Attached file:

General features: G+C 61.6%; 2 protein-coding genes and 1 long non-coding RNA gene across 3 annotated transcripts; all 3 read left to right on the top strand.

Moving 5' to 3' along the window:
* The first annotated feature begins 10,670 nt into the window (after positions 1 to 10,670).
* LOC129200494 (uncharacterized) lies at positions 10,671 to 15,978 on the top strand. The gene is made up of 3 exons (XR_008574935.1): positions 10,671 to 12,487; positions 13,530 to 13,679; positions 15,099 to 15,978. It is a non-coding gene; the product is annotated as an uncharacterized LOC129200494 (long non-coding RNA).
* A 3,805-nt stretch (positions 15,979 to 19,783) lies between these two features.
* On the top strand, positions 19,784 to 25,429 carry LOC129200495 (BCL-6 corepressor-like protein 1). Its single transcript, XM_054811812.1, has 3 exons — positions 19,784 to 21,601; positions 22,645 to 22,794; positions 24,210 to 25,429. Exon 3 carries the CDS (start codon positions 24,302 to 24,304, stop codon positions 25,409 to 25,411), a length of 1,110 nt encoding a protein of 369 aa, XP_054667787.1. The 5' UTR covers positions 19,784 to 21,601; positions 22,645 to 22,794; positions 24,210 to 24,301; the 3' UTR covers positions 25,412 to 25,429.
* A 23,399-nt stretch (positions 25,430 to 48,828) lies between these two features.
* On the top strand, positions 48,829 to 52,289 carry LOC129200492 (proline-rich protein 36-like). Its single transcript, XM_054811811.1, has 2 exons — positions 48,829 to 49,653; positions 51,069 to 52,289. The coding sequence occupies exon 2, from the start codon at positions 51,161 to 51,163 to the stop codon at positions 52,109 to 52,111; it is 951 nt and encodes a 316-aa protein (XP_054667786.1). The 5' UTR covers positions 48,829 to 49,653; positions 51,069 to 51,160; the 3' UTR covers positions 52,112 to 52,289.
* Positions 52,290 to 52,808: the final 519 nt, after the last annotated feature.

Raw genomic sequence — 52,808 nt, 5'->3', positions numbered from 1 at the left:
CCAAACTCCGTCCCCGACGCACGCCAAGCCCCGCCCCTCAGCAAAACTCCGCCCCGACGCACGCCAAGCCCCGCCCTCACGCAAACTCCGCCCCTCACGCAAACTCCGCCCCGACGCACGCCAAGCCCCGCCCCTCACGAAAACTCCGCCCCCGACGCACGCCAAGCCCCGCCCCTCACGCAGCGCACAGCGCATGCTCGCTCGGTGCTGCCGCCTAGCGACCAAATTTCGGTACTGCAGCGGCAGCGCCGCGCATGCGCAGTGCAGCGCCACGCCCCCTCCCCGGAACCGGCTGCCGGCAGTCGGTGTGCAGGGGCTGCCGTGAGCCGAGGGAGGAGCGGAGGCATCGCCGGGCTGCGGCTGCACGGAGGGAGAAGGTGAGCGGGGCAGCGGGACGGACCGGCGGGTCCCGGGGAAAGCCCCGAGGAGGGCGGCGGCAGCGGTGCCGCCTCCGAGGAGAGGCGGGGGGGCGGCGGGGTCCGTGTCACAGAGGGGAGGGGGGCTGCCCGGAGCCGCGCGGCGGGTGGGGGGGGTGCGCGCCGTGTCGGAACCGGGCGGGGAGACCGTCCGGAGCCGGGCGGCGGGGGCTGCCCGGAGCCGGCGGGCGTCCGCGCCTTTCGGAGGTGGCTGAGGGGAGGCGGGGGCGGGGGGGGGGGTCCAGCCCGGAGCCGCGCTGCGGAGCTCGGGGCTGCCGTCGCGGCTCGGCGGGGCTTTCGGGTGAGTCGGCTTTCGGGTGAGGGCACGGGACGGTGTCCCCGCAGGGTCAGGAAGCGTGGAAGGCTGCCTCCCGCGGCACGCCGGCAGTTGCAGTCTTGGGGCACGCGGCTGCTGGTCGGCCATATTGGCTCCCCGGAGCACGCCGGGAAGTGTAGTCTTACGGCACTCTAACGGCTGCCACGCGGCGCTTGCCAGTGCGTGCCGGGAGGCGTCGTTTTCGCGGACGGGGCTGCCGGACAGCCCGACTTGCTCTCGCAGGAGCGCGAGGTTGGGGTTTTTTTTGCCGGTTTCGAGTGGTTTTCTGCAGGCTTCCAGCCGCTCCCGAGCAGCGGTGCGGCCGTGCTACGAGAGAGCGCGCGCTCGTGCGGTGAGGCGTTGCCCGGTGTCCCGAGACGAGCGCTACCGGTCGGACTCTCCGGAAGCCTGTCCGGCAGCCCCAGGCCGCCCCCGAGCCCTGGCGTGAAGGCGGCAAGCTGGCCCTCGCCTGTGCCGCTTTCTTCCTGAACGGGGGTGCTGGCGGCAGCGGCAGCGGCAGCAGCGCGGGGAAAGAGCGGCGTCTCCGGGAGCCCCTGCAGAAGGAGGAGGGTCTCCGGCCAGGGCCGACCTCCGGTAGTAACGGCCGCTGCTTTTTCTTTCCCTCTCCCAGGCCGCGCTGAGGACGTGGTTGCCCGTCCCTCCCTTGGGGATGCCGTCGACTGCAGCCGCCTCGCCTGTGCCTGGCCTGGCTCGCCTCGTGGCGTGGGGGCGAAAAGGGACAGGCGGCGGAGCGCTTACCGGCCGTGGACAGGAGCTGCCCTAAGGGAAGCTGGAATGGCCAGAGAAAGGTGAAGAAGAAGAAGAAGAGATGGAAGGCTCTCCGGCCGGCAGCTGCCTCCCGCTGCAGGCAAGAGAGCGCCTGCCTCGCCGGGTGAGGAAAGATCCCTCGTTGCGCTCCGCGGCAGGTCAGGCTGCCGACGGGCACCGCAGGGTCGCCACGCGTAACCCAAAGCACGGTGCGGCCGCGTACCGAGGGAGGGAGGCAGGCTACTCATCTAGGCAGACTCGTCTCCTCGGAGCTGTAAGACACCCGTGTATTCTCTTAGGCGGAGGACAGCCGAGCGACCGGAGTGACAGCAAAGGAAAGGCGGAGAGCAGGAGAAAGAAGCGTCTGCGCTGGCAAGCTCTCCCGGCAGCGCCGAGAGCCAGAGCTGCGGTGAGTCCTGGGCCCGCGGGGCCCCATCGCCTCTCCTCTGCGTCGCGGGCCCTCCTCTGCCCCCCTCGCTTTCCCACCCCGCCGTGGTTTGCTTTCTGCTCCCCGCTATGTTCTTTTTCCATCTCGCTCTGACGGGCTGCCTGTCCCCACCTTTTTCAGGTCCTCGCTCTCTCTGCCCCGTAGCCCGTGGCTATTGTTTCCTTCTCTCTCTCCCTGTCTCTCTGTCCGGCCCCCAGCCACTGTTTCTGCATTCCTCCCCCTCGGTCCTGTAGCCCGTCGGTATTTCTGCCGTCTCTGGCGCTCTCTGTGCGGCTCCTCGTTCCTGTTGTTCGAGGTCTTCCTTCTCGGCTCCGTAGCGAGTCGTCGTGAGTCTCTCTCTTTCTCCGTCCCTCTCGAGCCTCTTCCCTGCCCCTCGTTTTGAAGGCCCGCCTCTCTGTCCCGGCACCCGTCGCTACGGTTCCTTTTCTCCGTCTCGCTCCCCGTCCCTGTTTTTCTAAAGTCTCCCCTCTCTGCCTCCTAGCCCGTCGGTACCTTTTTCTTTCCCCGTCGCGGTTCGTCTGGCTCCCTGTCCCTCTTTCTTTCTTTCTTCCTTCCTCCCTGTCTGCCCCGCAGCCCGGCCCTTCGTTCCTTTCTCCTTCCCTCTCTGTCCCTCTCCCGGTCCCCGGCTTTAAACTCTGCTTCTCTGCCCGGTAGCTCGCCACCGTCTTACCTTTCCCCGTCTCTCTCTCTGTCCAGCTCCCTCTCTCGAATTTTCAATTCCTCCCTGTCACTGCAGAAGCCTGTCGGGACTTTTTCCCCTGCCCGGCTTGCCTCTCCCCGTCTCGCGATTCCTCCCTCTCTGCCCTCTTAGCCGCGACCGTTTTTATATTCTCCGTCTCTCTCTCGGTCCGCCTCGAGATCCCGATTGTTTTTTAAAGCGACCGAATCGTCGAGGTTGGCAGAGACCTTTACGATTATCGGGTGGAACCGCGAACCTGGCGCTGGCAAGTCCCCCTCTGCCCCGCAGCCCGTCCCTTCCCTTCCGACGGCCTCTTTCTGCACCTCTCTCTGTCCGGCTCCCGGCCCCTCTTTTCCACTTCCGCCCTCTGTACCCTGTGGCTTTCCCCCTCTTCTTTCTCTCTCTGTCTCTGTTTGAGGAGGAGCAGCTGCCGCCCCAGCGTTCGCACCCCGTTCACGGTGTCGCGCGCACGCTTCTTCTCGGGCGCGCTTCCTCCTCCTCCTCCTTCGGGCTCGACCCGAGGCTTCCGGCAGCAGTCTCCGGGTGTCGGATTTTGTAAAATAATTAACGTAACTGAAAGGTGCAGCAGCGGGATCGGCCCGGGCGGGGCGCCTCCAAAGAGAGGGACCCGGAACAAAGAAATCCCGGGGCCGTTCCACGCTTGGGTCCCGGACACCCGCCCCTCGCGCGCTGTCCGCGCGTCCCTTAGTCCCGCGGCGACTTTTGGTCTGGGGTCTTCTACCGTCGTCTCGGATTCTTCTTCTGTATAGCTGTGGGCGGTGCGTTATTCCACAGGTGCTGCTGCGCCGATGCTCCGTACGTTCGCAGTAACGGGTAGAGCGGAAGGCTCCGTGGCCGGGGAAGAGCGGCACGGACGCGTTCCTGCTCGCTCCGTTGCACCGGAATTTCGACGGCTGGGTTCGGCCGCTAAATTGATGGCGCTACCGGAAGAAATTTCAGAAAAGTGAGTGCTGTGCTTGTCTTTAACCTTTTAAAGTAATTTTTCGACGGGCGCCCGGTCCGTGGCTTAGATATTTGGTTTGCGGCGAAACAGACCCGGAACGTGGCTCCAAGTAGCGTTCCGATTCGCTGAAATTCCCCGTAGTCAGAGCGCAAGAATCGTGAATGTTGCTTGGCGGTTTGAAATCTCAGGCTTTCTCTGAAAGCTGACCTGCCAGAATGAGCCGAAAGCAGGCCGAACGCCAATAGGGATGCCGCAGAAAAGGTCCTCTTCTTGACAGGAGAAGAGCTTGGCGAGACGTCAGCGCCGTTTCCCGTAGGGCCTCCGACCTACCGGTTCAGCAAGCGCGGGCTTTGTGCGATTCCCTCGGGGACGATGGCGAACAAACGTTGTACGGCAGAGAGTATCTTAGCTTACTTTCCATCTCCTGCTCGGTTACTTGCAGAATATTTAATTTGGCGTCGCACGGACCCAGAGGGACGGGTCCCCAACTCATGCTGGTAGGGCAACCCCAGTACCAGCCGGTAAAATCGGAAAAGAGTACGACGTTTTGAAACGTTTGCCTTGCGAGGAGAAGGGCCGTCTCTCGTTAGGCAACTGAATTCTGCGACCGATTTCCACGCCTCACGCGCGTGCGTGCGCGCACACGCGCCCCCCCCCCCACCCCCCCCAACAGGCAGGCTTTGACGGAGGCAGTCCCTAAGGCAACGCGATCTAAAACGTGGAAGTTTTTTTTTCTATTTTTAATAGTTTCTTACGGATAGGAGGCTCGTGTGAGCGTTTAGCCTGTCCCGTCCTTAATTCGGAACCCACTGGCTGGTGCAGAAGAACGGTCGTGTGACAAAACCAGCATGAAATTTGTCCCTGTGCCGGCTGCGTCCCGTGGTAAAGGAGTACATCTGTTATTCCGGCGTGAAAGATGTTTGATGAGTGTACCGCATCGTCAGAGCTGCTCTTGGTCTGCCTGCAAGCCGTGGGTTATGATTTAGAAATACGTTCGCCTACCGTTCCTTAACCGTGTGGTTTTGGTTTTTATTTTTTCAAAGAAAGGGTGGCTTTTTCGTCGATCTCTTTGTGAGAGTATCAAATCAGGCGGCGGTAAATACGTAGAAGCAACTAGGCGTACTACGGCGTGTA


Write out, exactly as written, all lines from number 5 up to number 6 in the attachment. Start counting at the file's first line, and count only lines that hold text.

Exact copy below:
* A 3,805-nt stretch (positions 15,979 to 19,783) lies between these two features.
* On the top strand, positions 19,784 to 25,429 carry LOC129200495 (BCL-6 corepressor-like protein 1). Its single transcript, XM_054811812.1, has 3 exons — positions 19,784 to 21,601; positions 22,645 to 22,794; positions 24,210 to 25,429. Exon 3 carries the CDS (start codon positions 24,302 to 24,304, stop codon positions 25,409 to 25,411), a length of 1,110 nt encoding a protein of 369 aa, XP_054667787.1. The 5' UTR covers positions 19,784 to 21,601; positions 22,645 to 22,794; positions 24,210 to 24,301; the 3' UTR covers positions 25,412 to 25,429.